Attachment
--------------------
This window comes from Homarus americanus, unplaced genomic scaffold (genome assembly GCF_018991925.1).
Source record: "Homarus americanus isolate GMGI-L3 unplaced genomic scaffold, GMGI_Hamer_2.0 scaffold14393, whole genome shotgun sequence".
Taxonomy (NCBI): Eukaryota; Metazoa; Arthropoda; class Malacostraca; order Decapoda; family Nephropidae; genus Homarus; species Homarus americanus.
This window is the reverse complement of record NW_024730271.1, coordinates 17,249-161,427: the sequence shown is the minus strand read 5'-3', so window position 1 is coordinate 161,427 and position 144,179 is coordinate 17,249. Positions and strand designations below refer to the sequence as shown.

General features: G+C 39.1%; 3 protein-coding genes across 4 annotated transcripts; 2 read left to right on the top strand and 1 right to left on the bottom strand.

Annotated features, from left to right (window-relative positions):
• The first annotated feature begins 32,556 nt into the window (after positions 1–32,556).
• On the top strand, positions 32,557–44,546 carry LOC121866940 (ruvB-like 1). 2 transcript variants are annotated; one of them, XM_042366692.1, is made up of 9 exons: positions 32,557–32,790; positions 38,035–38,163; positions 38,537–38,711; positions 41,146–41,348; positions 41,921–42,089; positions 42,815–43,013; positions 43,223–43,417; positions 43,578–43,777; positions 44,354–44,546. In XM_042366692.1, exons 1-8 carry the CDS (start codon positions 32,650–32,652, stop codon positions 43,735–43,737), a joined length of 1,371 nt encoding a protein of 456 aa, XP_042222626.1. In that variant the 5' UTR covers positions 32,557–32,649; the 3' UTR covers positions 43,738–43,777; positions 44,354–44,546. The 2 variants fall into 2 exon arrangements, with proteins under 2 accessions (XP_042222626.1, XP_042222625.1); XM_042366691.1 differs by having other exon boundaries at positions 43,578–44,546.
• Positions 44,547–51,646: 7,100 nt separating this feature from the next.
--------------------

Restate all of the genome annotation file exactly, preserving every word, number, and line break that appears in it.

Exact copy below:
This window comes from Homarus americanus, unplaced genomic scaffold (genome assembly GCF_018991925.1).
Source record: "Homarus americanus isolate GMGI-L3 unplaced genomic scaffold, GMGI_Hamer_2.0 scaffold14393, whole genome shotgun sequence".
Taxonomy (NCBI): Eukaryota; Metazoa; Arthropoda; class Malacostraca; order Decapoda; family Nephropidae; genus Homarus; species Homarus americanus.
This window is the reverse complement of record NW_024730271.1, coordinates 17,249-161,427: the sequence shown is the minus strand read 5'-3', so window position 1 is coordinate 161,427 and position 144,179 is coordinate 17,249. Positions and strand designations below refer to the sequence as shown.

General features: G+C 39.1%; 3 protein-coding genes across 4 annotated transcripts; 2 read left to right on the top strand and 1 right to left on the bottom strand.

Annotated features, from left to right (window-relative positions):
• The first annotated feature begins 32,556 nt into the window (after positions 1–32,556).
• On the top strand, positions 32,557–44,546 carry LOC121866940 (ruvB-like 1). 2 transcript variants are annotated; one of them, XM_042366692.1, is made up of 9 exons: positions 32,557–32,790; positions 38,035–38,163; positions 38,537–38,711; positions 41,146–41,348; positions 41,921–42,089; positions 42,815–43,013; positions 43,223–43,417; positions 43,578–43,777; positions 44,354–44,546. In XM_042366692.1, exons 1-8 carry the CDS (start codon positions 32,650–32,652, stop codon positions 43,735–43,737), a joined length of 1,371 nt encoding a protein of 456 aa, XP_042222626.1. In that variant the 5' UTR covers positions 32,557–32,649; the 3' UTR covers positions 43,738–43,777; positions 44,354–44,546. The 2 variants fall into 2 exon arrangements, with proteins under 2 accessions (XP_042222626.1, XP_042222625.1); XM_042366691.1 differs by having other exon boundaries at positions 43,578–44,546.
• Positions 44,547–51,646: 7,100 nt separating this feature from the next.